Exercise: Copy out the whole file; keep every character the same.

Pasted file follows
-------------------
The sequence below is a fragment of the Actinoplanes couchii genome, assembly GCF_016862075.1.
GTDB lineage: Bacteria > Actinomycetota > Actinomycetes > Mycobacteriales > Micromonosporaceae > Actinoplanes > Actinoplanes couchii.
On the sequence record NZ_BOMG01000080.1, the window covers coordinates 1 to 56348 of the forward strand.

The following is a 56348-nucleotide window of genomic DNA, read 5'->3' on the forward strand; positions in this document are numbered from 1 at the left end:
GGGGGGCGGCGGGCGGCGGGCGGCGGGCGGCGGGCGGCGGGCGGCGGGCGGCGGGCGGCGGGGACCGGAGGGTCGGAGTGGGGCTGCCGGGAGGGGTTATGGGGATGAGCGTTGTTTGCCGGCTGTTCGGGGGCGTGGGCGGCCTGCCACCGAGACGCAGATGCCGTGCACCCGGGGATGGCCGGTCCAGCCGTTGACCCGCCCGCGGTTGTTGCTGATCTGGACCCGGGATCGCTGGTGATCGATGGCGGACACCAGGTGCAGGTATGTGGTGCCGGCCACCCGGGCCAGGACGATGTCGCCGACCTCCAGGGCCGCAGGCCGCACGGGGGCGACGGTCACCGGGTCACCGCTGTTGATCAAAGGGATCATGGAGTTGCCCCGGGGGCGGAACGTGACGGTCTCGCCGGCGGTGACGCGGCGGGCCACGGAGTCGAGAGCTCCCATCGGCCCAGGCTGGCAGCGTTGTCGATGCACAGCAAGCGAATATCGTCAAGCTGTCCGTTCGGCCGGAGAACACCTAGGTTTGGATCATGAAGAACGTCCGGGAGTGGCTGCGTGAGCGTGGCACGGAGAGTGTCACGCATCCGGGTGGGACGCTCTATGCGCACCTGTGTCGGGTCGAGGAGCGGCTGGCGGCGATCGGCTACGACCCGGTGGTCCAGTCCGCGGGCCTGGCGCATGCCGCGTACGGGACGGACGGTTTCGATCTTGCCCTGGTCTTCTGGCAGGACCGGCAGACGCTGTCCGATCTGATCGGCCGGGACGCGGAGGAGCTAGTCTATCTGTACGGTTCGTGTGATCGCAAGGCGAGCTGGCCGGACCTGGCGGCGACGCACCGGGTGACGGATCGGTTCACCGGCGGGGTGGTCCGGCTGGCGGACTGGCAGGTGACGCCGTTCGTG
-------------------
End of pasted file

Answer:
The sequence below is a fragment of the Actinoplanes couchii genome, assembly GCF_016862075.1.
GTDB lineage: Bacteria > Actinomycetota > Actinomycetes > Mycobacteriales > Micromonosporaceae > Actinoplanes > Actinoplanes couchii.
On the sequence record NZ_BOMG01000080.1, the window covers coordinates 1 to 56348 of the forward strand.

The following is a 56348-nucleotide window of genomic DNA, read 5'->3' on the forward strand; positions in this document are numbered from 1 at the left end:
GGGGGGCGGCGGGCGGCGGGCGGCGGGCGGCGGGCGGCGGGCGGCGGGCGGCGGGCGGCGGGGACCGGAGGGTCGGAGTGGGGCTGCCGGGAGGGGTTATGGGGATGAGCGTTGTTTGCCGGCTGTTCGGGGGCGTGGGCGGCCTGCCACCGAGACGCAGATGCCGTGCACCCGGGGATGGCCGGTCCAGCCGTTGACCCGCCCGCGGTTGTTGCTGATCTGGACCCGGGATCGCTGGTGATCGATGGCGGACACCAGGTGCAGGTATGTGGTGCCGGCCACCCGGGCCAGGACGATGTCGCCGACCTCCAGGGCCGCAGGCCGCACGGGGGCGACGGTCACCGGGTCACCGCTGTTGATCAAAGGGATCATGGAGTTGCCCCGGGGGCGGAACGTGACGGTCTCGCCGGCGGTGACGCGGCGGGCCACGGAGTCGAGAGCTCCCATCGGCCCAGGCTGGCAGCGTTGTCGATGCACAGCAAGCGAATATCGTCAAGCTGTCCGTTCGGCCGGAGAACACCTAGGTTTGGATCATGAAGAACGTCCGGGAGTGGCTGCGTGAGCGTGGCACGGAGAGTGTCACGCATCCGGGTGGGACGCTCTATGCGCACCTGTGTCGGGTCGAGGAGCGGCTGGCGGCGATCGGCTACGACCCGGTGGTCCAGTCCGCGGGCCTGGCGCATGCCGCGTACGGGACGGACGGTTTCGATCTTGCCCTGGTCTTCTGGCAGGACCGGCAGACGCTGTCCGATCTGATCGGCCGGGACGCGGAGGAGCTAGTCTATCTGTACGGTTCGTGTGATCGCAAGGCGAGCTGGCCGGACCTGGCGGCGACGCACCGGGTGACGGATCGGTTCACCGGCGGGGTGGTCCGGCTGGCGGACTGGCAGGTGACGCCGTTCGTG